I can’t begin to imagine the hard work, dedication and sacrifices that these athletes go through to reach the ultimate goal of appearing at an Olympic Games and hopefully winning a medal; it is the pinnacle of their career. Let us not forget though, that whilst we admire these people, we must also cheer and support those that are going to compete in a couple of weeks time in the Paralympics. Their achievements are just as important, more so in many cases.

I won’t go into the security fiasco that happened right before the start, because quite frankly, that company has had enough publicity already thank you and was a bloody embarrassment. Suffice to say, that the armed forces stepped in and performed magnificently. They and the police had an important job to do, but they did it with a smile on their faces. The infrastructure managed, much more than anyone said it would and the few times I went into central London, there were no problems on any of the forms of public transport I used.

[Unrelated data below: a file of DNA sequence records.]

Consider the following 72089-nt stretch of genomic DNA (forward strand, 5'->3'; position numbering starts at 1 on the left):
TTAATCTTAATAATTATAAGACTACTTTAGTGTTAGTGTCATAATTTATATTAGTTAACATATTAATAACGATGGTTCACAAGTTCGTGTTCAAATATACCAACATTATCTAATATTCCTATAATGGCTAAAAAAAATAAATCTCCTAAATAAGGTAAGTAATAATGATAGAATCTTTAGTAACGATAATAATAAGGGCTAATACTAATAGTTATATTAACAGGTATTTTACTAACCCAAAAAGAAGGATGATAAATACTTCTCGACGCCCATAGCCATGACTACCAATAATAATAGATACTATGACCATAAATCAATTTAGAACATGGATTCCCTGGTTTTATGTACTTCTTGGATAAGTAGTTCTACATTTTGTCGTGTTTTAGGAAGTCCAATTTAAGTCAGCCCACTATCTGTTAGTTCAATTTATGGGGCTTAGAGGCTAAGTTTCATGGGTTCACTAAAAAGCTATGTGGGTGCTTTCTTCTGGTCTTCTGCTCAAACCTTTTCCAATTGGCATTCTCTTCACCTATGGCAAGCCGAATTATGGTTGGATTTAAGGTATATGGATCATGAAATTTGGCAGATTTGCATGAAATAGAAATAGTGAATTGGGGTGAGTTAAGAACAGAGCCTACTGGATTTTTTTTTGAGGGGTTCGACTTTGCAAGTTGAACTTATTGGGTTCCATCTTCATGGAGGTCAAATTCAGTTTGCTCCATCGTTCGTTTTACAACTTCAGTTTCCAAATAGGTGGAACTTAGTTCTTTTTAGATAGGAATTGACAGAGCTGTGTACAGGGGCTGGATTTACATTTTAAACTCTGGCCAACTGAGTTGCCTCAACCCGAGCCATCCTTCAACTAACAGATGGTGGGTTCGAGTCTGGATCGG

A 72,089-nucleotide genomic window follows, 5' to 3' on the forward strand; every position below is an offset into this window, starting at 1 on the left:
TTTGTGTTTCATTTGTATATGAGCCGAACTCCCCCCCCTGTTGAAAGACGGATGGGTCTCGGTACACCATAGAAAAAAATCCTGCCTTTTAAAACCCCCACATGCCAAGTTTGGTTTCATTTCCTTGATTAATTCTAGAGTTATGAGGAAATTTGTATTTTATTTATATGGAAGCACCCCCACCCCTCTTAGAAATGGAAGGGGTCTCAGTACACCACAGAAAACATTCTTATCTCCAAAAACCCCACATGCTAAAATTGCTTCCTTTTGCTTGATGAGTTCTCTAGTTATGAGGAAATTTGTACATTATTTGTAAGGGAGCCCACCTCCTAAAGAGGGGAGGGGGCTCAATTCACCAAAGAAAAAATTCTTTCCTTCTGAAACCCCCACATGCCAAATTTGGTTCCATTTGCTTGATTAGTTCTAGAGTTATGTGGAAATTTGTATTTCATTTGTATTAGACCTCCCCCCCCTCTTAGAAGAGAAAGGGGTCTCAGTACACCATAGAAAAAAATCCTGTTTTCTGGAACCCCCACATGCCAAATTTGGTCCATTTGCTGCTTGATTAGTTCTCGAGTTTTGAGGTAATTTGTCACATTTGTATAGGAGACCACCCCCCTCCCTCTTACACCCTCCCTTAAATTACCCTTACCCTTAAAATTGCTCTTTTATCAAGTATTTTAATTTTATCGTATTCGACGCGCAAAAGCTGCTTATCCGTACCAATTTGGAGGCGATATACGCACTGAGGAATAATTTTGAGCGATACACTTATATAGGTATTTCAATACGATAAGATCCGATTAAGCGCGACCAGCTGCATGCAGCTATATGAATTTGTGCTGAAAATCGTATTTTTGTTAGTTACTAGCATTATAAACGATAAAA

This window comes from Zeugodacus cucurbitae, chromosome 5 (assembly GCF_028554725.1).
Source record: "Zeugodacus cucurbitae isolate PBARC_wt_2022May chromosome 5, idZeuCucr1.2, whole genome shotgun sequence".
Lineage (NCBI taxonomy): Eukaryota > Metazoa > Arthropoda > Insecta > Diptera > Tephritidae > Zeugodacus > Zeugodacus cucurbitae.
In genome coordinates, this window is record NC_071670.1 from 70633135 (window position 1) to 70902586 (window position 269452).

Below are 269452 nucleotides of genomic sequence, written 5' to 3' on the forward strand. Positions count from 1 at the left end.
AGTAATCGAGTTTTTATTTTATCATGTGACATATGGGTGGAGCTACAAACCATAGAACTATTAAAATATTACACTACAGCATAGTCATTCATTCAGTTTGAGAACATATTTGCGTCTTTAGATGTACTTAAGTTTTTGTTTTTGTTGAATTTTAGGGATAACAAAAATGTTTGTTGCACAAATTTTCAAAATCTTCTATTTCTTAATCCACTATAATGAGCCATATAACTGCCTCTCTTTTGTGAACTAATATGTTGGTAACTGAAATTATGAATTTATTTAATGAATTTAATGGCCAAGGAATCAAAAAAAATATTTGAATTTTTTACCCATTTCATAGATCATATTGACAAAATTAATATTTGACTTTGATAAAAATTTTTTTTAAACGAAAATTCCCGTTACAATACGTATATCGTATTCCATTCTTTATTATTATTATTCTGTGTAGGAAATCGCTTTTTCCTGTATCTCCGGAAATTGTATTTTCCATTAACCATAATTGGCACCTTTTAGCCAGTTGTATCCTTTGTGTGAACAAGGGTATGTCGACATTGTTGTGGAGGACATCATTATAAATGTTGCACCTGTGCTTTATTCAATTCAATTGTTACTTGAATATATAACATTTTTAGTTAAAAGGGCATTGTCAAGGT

And of course, our wonderful army of Volunteers! Without them, it wouldn’t have happened. They, the Games Makers did it and they all deserve gold medals for the sheer amount of dedication, long hours and bloody hard work each and everyone of them put into their experience. I salute you!

And how wonderful it was to snatch the flag back from the those groups that would seek to destroy us? Ha! How we waved the Union Flag and it felt good to see so many people walking around, wearing it in every way shape and form and know they are not a member those of dark, diseased groups. You don’t belong in 21st Century London/Britain. Please know that, once and for all.

So, world, what do you say? Did we manage it, was it a success, do you see us in a new or different light? It is a simple answer so say it: YES!

Think this is too stupidly patriotic? Jingoistic? Maybe, but I make no apology to you if you feel that; my blog, my rules.

Despite another city holding a very special place in my heart, I have to say this:

London, you truly are #thegreatestcityintheworld.